Tag Archives: national park

The Beauty of Anacapa Island


April 4, 2017

When I first learned of Anacapa Island earlier this year, the only thing I knew about it was that it was part of the Channel Islands National Park.  It’s accessible only by boat by reserving your trip through Islandpackers.com.  The 1-hour boat trip departs at 9:30 am from their Oxnard, CA harbor location and arrives at East Anacapa Island.  On a clear day you may experience a whale sighting.  To reach the top of the island, you must climb up over 130 steps up a winding set of stairs from the dock.

I first explored the Visitor Center and saw the original light that was used when the lighthouse was fully functional.  The Visitor Center provides plenty of history about the islands and brochures for those wanting to take information to their friends and family.

Anacapa Island may be remote off the California Coast, however you are truly not alone.  Hundreds of birds live on the island.  So in reality, you are their guest for the day, or night if you decide to camp.  Don’t be surprised if one, two or many more squawk at you a few times.

Use caution along Inspiration Point.  There’s no railing along the cliff and part of the island runs along a fault line that can drop off.  The island volunteer pointed this out to me as I was in an are that was considered not safe.  The views of the other two islands that make up Anacapa Island’s are incredible.  The Lighthouse at the opposite side of the island is a short hike from Inspiration Point.  You are allowed to get within 50 yars of the lighthouse due to the consistent fog horn.  Make sure you bring your camera and comfortable hiking shoes because this island is worth the money!  Lastly, you may have an encounter with a pod of dolphins on your return trip!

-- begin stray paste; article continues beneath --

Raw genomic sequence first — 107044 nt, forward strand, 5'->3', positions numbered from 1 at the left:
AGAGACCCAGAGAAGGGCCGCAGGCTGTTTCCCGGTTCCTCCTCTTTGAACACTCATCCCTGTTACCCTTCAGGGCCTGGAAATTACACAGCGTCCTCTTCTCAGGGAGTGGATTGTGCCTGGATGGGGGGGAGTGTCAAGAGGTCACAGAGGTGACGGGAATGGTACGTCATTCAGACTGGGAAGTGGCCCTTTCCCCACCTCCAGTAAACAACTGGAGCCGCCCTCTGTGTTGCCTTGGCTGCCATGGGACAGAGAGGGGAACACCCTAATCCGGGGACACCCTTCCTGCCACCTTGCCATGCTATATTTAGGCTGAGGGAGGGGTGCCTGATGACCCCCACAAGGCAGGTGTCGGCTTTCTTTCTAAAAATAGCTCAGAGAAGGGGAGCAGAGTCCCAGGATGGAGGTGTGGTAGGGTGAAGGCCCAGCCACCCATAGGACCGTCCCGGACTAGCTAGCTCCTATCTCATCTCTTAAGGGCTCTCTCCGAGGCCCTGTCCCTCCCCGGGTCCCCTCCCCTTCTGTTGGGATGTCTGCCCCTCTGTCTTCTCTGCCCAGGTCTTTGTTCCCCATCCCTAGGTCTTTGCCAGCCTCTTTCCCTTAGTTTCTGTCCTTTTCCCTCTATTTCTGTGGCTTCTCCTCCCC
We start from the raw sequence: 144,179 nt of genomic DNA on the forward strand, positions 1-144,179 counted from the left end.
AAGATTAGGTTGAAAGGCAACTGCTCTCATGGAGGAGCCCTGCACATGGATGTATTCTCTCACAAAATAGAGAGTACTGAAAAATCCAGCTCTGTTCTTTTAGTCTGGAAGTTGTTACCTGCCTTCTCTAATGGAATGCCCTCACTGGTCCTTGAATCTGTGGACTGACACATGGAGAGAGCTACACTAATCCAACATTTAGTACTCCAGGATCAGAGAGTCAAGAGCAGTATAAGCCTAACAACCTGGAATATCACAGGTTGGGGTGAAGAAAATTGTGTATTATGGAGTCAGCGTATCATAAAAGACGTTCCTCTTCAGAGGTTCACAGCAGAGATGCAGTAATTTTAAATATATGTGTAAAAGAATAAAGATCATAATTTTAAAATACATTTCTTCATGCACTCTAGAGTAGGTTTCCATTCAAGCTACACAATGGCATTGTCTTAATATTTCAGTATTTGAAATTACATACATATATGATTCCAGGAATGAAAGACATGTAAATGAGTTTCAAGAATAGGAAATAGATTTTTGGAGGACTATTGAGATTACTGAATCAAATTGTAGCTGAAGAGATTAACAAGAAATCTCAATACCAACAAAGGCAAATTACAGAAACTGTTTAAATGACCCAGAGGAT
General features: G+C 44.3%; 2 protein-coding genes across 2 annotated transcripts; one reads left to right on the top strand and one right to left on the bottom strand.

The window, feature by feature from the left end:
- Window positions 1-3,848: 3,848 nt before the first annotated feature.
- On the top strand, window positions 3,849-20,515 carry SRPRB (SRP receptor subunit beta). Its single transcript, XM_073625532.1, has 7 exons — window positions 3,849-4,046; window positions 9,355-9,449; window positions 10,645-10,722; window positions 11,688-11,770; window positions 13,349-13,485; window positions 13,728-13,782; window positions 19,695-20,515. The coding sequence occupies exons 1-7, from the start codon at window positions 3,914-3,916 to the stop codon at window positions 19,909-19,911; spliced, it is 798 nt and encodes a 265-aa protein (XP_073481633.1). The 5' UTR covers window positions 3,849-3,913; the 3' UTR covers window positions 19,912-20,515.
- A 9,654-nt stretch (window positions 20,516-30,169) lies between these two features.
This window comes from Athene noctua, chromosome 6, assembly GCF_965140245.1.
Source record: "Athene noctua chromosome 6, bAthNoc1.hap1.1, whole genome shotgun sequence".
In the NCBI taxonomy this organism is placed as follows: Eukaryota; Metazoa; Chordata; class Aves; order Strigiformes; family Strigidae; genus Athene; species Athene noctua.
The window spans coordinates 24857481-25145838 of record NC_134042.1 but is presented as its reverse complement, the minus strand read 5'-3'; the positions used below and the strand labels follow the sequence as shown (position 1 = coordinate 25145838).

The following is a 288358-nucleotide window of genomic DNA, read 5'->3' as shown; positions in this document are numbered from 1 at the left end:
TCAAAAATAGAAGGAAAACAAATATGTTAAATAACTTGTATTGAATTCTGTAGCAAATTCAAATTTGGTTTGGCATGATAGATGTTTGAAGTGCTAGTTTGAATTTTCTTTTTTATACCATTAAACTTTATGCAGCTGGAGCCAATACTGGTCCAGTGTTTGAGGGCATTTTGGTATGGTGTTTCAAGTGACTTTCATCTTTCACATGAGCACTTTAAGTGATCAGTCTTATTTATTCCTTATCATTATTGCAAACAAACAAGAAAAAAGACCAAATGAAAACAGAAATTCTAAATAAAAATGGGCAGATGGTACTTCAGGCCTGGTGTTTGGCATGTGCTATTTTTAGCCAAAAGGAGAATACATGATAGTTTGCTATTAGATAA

Exploring Carlsbad Caverns National Park


Carlsbad Caverns National Park in Carlsbad, New Mexico has always been a must-see location ever since I began traveling.

I remember when I was a teenager how I always thought Carlsbad Caverns was located in Carlsbad, CA a little over a 1-hour drive from where I live.  Not 1-hour north of Texas as I came to realize.  I thought it was your typical cave to briefly explore and be wowed.


After spending the previous day exploring the well-known White Sands National Park 4-hours away, my crew and I began our drive as the sun set over the New Mexico desert.  We had originally planned to camp at White Sands before learning that all of the camping sites had been reserved earlier in the day.  For those who asking if you can camp at Carlsbad Caverns National Park the answer is no.  Most National Parks have the nearby campground where you can set-up your home for the night, however not here so you are better staying at the nearby RV Park if spots are available. Don’t forget to see the nearby staff buildings that were completed around the 1930’s.

The park opens daily at 8:00 AM with varying closing hours depending on the time of the year you visit.  The Visitor Center prepares you for what to see and what to expect on your hike down to the bottom of the cavern.  Did I mention that the bottom of the cavern is 75-stories below the surface?  Be prepared.  Bring water, light snacks and comfortable shoes for the hike. If you’re not able to physically do the 1.25 mile hike there is an elevator in the Visitor Center that takes you to the bottom.  This is your last opportunity to use the restrooms before reaching the bottom of the caverns, so please take note.